Research has demonstrated that self-compassion can help combat your inner critic and improve your relationship with yourself. There are many exercises which can help build self-compassion. A simple way to start practicing is next time you’re being critical of yourself, acknowledge that you are experiencing suffering in the present moment and rather than try to shame yourself or bottle it up, ask yourself what you need in that moment and reflect about ways you can show yourself compassion. If you have a loud inner critic and feel stuck, it can help to imagine what you would say to a friend in a similar situation, then apply those same statements to yourself.”

3. Actually practice self-care, but in a meaningful way

“When implemented thoughtfully, self-care can be an antidote to feeling disconnected from yourself. Self-care involves intentionally considering how you can take care of yourself and recharge before you’re running on empty. It’s a process that helps you feel connected to yourself and replenishes you. Self-care can include relaxing activities or it can include activities that protect your energy such as not responding to work emails after a certain hour or saying no to additional projects or requests for your time. Self-care also includes getting adequate rest, eating nourishing foods, and moving your body regularly.”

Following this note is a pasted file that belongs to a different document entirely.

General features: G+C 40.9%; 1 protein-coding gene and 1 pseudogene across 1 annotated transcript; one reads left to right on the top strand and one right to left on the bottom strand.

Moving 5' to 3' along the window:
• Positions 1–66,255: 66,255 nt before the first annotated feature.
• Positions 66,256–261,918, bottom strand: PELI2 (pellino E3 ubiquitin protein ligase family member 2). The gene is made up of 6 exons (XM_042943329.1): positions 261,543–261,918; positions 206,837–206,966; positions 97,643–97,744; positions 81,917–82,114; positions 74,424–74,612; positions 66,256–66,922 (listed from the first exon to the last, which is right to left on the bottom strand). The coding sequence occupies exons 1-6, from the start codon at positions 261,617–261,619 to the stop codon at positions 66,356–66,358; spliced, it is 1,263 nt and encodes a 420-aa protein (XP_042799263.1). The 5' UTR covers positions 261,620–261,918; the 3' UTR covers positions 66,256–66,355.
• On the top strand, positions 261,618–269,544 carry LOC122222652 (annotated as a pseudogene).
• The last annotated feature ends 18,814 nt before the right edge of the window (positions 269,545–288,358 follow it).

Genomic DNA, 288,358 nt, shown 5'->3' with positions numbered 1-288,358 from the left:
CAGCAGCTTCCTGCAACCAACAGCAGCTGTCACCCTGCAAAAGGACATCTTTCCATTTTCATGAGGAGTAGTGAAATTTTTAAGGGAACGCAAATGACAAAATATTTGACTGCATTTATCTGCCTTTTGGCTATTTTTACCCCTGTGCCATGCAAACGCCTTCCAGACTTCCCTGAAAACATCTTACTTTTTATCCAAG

4. Make a commitment to yourself every single day

“Imagine that you have a friend who frequently cancels at the last minute or doesn’t show up for plans you made together. It is likely that you would start to lose trust in that friend over time. The same thing happens when you don’t nurture the relationship you have with yourself. Rather than overwhelm yourself with trying to establish several new habits at the same time, pick one that is realistic for your schedule and initially no more than 10-20 minutes per day. Some examples are practicing a daily meditation for 5 minutes, journaling for 10 minutes, going for a 5-minute walk, or reading a book you enjoy for 10 minutes. This process can help you build trust with yourself and improve how you relate with yourself over time.”

5. Silence negative self-talk through mindful meditation

“Meditation can help to change the relationship you have with your thoughts, which can assist in reducing the impact of negative self-talk if practiced regularly. The positive effects of meditation can also improve your relationship with yourself and with others. Research has shown that meditation can help increase your self-compassion as well as your compassion for others. There are meditations designed to improve your relationship with yourself and others, such as the Loving-Kindness Meditation and the Self-Compassion Break.”

Start with a couple of these, or try them one at a time. But however we decide to help heal our relationship with ourselves, we need to be consistent. Then, hopefully, we’ll start to see our relationship with ourselves change everything. From our outlook on life, to our relationships with others, everything we see is through the lens of how we see ourselves. Good luck and for more reading, please visit Psychology Today.